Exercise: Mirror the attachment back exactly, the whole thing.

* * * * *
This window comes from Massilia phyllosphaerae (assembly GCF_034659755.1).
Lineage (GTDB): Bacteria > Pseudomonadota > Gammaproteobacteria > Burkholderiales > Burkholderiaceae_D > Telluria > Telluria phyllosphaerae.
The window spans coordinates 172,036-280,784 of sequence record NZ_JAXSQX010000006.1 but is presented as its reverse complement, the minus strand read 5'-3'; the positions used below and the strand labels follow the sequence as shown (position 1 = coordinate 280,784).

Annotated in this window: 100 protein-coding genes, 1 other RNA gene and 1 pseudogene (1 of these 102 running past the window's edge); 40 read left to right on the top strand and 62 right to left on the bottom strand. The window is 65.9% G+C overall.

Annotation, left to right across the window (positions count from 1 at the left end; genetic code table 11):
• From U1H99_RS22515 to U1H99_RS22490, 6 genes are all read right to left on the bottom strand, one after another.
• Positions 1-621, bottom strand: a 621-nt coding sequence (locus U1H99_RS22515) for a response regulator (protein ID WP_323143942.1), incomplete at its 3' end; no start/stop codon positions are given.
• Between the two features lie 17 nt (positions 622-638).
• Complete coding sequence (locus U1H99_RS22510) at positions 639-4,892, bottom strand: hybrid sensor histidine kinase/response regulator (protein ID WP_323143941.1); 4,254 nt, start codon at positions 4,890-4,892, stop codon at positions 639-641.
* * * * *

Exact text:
This window comes from Massilia phyllosphaerae (assembly GCF_034659755.1).
Lineage (GTDB): Bacteria > Pseudomonadota > Gammaproteobacteria > Burkholderiales > Burkholderiaceae_D > Telluria > Telluria phyllosphaerae.
The window spans coordinates 172,036-280,784 of sequence record NZ_JAXSQX010000006.1 but is presented as its reverse complement, the minus strand read 5'-3'; the positions used below and the strand labels follow the sequence as shown (position 1 = coordinate 280,784).

Annotated in this window: 100 protein-coding genes, 1 other RNA gene and 1 pseudogene (1 of these 102 running past the window's edge); 40 read left to right on the top strand and 62 right to left on the bottom strand. The window is 65.9% G+C overall.

Annotation, left to right across the window (positions count from 1 at the left end; genetic code table 11):
• From U1H99_RS22515 to U1H99_RS22490, 6 genes are all read right to left on the bottom strand, one after another.
• Positions 1-621, bottom strand: a 621-nt coding sequence (locus U1H99_RS22515) for a response regulator (protein ID WP_323143942.1), incomplete at its 3' end; no start/stop codon positions are given.
• Between the two features lie 17 nt (positions 622-638).
• Complete coding sequence (locus U1H99_RS22510) at positions 639-4,892, bottom strand: hybrid sensor histidine kinase/response regulator (protein ID WP_323143941.1); 4,254 nt, start codon at positions 4,890-4,892, stop codon at positions 639-641.